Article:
In a genetic algorithm, a population of strings (called chromosomes or the genotype of the genome), which encode candidate solutions (called individuals, creatures, or phenotypes) to an optimization problem, evolves toward better solutions. Traditionally, solutions are represented in binary as strings of 0s and 1s, but other encodings are also possible. The evolution usually starts from a population of randomly generated individuals and happens in generations. In each generation, the fitness of every individual in the population is evaluated, multiple individuals are stochastically selected from the current population (based on their fitness), and modified (recombined and possibly randomly mutated) to form a new population. The new population is then used in the next iteration of the algorithm. Commonly, the algorithm terminates when either a maximum number of generations has been produced, or a satisfactory fitness level has been reached for the population. If the algorithm has terminated due to a maximum number of generations, a satisfactory solution may or may not have been reached.

Genetic algorithms find application in bioinformatics, phylogenetic, computational science, engineering, economics, chemistry, manufacturing, mathematics, physics and other fields.

A typical genetic algorithm requires:

A genetic representation of the solution domain.

A fitness function to evaluate the solution domain.

A standard representation of the solution is as an array of bits. Arrays of other types and structures can be used in essentially the same way. The main property that makes these genetic representations convenient is that their parts are easily aligned due to their fixed size, which facilitates simple crossover operations. Variable length representations may also be used, but crossover implementation is more complex in this case. Tree-like representations are explored in genetic programming and graph-form representations are explored in evolutionary programming.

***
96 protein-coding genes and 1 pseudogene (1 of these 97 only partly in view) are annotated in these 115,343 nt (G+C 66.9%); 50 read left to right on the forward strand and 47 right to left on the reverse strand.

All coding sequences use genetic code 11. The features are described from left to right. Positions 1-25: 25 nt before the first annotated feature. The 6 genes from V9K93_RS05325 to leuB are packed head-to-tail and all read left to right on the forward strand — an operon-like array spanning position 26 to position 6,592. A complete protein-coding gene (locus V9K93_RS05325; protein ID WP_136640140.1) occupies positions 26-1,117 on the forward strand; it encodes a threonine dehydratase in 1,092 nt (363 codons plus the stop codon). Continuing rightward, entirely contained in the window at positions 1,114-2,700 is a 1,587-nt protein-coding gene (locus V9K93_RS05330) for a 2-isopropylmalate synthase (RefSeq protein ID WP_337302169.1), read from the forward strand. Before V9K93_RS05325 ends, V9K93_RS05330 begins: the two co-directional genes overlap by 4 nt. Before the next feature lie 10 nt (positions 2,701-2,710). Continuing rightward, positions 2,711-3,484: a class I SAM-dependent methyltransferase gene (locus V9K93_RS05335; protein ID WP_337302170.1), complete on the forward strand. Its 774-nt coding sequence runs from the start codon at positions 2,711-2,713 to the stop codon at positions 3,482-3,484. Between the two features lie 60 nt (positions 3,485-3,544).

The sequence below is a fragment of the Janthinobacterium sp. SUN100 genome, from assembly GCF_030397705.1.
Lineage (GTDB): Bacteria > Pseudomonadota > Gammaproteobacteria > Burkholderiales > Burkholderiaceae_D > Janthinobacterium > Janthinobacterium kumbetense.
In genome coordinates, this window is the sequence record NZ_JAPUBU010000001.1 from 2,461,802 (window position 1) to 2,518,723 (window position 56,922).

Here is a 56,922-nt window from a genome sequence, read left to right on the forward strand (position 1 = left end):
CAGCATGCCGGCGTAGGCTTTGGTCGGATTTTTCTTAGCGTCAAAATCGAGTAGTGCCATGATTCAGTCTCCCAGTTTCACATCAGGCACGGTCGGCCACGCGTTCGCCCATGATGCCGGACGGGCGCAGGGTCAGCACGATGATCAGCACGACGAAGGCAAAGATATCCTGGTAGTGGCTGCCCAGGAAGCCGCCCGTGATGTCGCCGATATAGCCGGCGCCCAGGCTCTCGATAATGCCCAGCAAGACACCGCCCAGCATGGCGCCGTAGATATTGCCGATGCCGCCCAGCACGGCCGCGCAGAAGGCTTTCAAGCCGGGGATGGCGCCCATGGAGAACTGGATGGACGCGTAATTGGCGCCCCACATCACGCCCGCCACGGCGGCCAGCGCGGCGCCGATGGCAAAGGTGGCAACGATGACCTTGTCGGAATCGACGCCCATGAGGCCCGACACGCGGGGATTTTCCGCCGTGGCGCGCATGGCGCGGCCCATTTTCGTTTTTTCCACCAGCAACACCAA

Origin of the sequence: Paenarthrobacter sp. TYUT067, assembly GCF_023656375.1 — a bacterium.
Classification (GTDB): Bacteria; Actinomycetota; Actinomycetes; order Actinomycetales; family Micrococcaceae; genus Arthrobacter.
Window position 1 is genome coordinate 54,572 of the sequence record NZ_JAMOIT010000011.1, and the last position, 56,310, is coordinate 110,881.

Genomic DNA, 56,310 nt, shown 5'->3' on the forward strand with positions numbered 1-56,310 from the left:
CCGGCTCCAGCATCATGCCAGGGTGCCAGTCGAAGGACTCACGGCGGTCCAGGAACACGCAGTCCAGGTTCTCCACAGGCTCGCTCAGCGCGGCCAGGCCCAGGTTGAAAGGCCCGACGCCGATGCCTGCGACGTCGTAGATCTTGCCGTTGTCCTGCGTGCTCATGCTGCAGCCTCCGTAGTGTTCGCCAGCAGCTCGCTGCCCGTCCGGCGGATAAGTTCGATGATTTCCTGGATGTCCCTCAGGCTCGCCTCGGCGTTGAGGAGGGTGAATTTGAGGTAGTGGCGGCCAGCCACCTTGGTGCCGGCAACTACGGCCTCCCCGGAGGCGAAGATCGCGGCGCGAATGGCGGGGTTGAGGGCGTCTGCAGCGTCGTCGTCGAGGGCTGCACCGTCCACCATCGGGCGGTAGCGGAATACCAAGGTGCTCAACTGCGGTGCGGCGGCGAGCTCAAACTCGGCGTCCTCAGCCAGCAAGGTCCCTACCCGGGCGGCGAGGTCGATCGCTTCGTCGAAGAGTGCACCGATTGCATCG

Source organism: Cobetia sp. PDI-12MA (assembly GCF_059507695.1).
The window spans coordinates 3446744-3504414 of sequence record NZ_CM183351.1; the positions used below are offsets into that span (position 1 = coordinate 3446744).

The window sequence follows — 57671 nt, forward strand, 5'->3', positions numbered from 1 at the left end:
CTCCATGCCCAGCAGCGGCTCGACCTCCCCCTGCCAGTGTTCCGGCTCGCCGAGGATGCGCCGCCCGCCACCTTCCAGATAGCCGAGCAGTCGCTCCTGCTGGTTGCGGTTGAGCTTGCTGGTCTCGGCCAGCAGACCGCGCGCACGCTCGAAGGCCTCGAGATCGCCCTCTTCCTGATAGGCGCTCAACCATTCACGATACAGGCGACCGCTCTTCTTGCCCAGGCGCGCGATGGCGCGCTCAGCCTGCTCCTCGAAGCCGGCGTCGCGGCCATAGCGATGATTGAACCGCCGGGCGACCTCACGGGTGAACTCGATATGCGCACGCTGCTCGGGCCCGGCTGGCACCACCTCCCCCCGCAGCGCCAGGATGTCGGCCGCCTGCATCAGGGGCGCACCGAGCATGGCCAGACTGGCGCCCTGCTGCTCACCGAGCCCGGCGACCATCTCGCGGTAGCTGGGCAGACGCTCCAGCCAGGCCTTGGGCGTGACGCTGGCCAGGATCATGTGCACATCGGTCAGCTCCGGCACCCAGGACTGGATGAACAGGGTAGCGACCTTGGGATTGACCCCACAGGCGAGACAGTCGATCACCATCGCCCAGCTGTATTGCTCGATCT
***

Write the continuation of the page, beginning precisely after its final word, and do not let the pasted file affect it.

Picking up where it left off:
Nature, a source of minerals and precious stones is a mine of algorithms too. In nature there are phenomena that resemble sorting action, phenomena which closely resemble division operation and so on. By observing and studying these phenomena computer algorithms can be extracted.

It is possible to identify or observe natural phenomena from which algorithms can be derived, by accident or through a random search. At the same time, it is difficult to propose a formal procedure (a set of well-defined steps) to search for a natural system that solves the problem at hand. Nevertheless, the following suggestions given in the form of an algorithm will be useful in hunting for a suitable natural system.

1. Try to associate the data items that are central to the problem with entities in nature. Let their attributes (mass, length, volume etc.) represent the magnitude of the data items.

2. Any algorithm transforms the input data, which is in a particular state into another form, which is the output data. Therefore, keeping the entities in mind, try imagining a particular state of the system that depicts the input data and another state that depicts the output.

3. Now try to conceive a set of activities that can change the system state from the input state to the output state.

The above steps augmented with a little intuition should help the problem solver to zero-in onto a suitable natural system.